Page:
Until December 31, 2020, social security coordination between Switzerland and the United Kingdom was still governed by Regulations (EC) No. 883/2004 and (EC) No. 987/2009, applicable under the FMPA.
In the absence of a new agreement, this regime ended on January 1, 2021. Coordination was provisionally ensured through the application of the old 1968 bilateral convention between Switzerland and the United Kingdom. However, this document was not an equivalent replacement, as it was limited in scope and never updated since its entry into force.
On September 9, 2021, the UK and Switzerland signed a new agreement coordinating the social security systems of the two states. The new Convention on Social Security Coordination (hereinafter, “the Convention”) is provisionally applied since November 1, 2021. This allows to minimise potential negative effects that could arise from lacking legislation during the time until the agreement is approved by the parliaments of the two states. On 27 April 2022, the Swiss Federal Council transmitted its approval of the Convention to the Swiss Parliament, so approval on the Swiss side is likely to come soon.
This new document ensures that most rights and obligations originating in FMPA are maintained, albeit tailored to the specific bilateral Swiss-UK relations. Notably, the Convention stipulates that one can only be subject to one state’s social security system at a time, and thus only pay their social security contributions to that state. The agreement also covers the possibility of receiving certain social security benefits of those living abroad in the other state. It prioritises equal treatment and minimum disruption for affected persons in line with the Swiss “Mind the Gap” strategy.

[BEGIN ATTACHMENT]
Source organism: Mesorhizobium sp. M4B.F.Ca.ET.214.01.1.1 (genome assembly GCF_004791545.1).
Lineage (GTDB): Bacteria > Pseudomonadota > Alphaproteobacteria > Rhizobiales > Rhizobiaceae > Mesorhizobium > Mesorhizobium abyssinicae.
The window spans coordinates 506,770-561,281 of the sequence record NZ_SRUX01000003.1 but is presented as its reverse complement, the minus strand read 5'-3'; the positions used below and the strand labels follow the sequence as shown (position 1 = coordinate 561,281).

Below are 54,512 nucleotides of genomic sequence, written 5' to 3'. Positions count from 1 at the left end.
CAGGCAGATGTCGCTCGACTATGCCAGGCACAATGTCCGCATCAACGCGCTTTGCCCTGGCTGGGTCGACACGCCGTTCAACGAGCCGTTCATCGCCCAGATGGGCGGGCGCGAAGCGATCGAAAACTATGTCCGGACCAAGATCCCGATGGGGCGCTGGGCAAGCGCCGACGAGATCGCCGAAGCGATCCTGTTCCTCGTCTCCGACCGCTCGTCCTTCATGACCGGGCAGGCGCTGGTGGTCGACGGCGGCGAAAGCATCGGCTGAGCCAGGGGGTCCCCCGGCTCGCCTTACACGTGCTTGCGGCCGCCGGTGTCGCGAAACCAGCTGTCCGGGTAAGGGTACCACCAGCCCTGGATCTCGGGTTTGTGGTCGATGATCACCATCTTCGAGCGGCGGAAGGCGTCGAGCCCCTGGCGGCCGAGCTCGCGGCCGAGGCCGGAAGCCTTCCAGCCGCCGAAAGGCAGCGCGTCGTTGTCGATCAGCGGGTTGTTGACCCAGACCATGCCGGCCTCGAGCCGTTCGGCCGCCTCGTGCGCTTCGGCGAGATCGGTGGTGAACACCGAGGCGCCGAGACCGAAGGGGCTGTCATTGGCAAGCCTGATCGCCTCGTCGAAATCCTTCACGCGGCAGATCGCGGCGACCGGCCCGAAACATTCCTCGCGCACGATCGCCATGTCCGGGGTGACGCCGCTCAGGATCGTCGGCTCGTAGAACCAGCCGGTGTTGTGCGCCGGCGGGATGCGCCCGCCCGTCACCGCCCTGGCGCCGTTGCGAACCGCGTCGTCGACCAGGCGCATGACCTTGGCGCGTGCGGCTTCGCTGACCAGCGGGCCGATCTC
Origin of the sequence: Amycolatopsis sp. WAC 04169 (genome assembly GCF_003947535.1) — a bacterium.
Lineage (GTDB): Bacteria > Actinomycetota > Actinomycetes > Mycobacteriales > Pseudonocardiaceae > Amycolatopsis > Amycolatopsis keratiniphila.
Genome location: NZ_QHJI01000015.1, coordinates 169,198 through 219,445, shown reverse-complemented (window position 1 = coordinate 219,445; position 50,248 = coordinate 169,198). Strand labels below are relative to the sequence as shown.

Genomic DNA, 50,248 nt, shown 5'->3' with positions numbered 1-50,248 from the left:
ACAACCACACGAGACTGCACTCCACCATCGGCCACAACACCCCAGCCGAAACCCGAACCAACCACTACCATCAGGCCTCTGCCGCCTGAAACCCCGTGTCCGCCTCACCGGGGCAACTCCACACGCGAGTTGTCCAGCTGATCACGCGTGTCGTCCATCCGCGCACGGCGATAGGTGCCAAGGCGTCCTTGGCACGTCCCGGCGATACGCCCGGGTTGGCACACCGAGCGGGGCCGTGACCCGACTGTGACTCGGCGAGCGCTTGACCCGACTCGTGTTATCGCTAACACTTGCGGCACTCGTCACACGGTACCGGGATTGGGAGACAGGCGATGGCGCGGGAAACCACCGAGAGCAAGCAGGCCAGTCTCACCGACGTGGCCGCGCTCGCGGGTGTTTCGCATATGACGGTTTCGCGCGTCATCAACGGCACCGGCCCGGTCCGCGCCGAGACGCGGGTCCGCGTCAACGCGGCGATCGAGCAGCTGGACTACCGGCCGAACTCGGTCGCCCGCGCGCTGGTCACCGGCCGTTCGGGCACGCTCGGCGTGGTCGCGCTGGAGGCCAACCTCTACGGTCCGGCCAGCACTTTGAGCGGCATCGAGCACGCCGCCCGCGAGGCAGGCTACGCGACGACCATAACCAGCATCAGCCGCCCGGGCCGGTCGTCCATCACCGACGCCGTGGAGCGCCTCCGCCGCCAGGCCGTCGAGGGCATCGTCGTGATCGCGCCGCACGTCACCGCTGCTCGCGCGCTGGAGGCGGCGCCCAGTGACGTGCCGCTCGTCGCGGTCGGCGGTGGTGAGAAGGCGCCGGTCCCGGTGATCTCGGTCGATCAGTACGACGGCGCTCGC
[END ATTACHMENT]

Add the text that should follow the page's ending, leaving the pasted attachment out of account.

The convention applies in Switzerland on the one hand and in the UK and Gibraltar on the other; it does not apply in Jersey, Guernsey, or the Isles of Man.
The Convention applies not only to Swiss and British nationals living abroad in the other state, but also to EU nationals, stateless persons, and refugees. In any case, the requirement is that the person must be or have been subject to the legislation of either or both of the states. In addition, the UK applies the Convention unilaterally to citizens of third states who meet the aforementioned requirement, while Switzerland extends it to third country nationals only for the determination of applicable legislation.
The Convention covers fewer areas than FMPA, but more than other bilateral social security conventions Switzerland had previously concluded. This means that on the Swiss side of things, it deals primarily with old-age and survivors’, disability, health, and accident insurances. It also clarifies which social security regime applies and the details of its application in a number of situations.
1st pillar insurances and pensions
The agreement stipulates that old-age and survivors’ pensions may be exported and thus paid anywhere in the world. The same is not true for disability or extraordinary pensions, as the Convention specifically excludes the possibility of British citizens receiving these pensions while living in the UK. It is worth noting that this does not apply to Swiss or EU nationals. Also, seeing as the older Agreement on Citizen’s Rights takes precedence over this document, the right to such pensions acquired under the FMPA regime will persist regardless, and thus this limitation is not very extensive in practice.
The possibility for British citizens to adhere to the Swiss voluntary old-age and survivors’ insurance is also excluded. It persists for Swiss and EU nationals who meet the legal requirement of having been under the obligatory old-age and survivors’ insurance during the five previous years.